According to Wikipedia.com, “Present value is the value on a given date of a future payment or series of future payments, discounted to reflect the time value of money and other factors such as investment risk. Present value calculations are widely used in business and economics to provide a means to compare cash flows at different times on a meaningful "like to like" basis.” (1) In this paper, we are going to examine why the concept of present value is so important to corporate finance. We are also going to complete some example problems concerning present value, future value and annuities. Let’s examine why the concept of present value is important to corporate finance and why it’s often the first topic taught in any finance class.

Why is the concept of present value important to corporate finance? According to Wikipedia.com, “The concepts of present and future value hinge upon the premise that an investor prefers to receive a payment of a fixed amount of money today, rather than an equal amount in the future, all else being equal.”(2) Present value is important to corporate finance because it represents the value of the money at that time that’s available to use for another opportunity. The common example is if you would accept $1000 today or 5 years from now. With $1000 today, you could invest it and make money off of it for the next 5 years whereas $1000 given to you 5 years from today is still only $1000. Corporations are the same as us; they exist to make money for the shareholders. That is why the concept of present value is important to corporate finance. Let’s take a look at some examples of present and future value to help explain the importance of present value. 2. Calculate the future value of the following: Future Value = Present Value * (1+r) T A. $600 if invested for five years at a 9% interest rate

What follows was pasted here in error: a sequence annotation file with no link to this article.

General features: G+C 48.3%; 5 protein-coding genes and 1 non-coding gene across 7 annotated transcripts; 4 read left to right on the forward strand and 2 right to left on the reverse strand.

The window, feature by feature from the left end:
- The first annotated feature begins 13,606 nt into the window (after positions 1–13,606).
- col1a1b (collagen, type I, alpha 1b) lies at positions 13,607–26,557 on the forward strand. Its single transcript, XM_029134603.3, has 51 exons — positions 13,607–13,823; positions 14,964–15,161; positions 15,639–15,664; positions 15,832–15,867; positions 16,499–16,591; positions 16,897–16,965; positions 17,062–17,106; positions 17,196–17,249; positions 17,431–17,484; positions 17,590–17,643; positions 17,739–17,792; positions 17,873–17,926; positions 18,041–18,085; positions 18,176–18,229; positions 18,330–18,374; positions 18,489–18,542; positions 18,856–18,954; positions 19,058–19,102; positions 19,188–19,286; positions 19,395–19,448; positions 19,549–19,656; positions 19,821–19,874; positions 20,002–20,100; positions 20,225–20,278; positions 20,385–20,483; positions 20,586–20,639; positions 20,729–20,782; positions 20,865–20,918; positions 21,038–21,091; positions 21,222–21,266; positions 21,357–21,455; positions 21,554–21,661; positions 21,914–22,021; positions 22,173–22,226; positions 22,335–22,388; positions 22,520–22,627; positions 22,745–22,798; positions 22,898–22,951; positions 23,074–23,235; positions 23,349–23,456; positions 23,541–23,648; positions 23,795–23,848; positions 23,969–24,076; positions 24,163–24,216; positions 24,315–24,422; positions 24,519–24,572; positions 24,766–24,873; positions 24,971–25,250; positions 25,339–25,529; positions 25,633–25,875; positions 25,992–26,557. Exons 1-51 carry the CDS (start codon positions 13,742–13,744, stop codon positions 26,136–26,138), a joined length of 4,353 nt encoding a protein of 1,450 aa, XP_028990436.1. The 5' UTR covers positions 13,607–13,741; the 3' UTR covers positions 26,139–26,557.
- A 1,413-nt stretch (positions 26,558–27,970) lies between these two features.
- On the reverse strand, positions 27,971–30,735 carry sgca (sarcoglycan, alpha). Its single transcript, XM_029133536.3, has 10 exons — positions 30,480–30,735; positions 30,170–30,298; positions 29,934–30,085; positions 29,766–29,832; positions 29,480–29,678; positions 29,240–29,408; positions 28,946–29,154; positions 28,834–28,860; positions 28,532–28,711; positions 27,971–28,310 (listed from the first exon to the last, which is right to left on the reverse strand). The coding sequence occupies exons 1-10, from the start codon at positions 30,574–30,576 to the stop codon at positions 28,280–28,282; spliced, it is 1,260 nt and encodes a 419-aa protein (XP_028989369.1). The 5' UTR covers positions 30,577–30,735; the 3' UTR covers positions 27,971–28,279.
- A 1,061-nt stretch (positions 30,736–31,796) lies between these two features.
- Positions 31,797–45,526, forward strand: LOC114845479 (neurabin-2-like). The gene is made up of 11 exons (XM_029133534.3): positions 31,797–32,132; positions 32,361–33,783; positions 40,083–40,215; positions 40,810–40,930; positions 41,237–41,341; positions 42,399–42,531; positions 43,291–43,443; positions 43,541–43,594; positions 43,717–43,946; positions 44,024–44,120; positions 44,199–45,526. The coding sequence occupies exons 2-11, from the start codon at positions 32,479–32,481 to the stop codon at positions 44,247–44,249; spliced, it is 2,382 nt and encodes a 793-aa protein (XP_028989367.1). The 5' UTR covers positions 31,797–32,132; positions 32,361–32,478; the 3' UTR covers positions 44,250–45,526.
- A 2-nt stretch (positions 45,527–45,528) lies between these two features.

...MGCR 341: Finance 1
Vadim di Pietro
Assignment 1: Solutions
Topic: Timevalue of money: Retirement savings problem
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1) Today is July 1, 2010. You just graduated university. You plan to take a year off to travel and then start work one year from today. Your first monthly salary of $5,000 will be paid on August 1, 2011. Assume your monthly salary will increase by 0.8% each month thereafter, until you retire. Suppose that you plan to retire on July 1, 2041, right after receiving your last paycheck on that same day. For each pay check, you save a fraction of your salary and the rest is used to pay off your bills. You expect to live for another 40 years after the day you retire. Your goal is to save enough of each pay check such that in retirement you can afford to purchase each month the same amount of goods that $1,000 can buy today. Assume that in retirement your purchases are made each month with the first purchase on August 1, 2041, and the last purchase on July 1, 2081.
The inflation rate is 0.5% per month, and the nominal interest rate is 12% APR, with monthly compounding.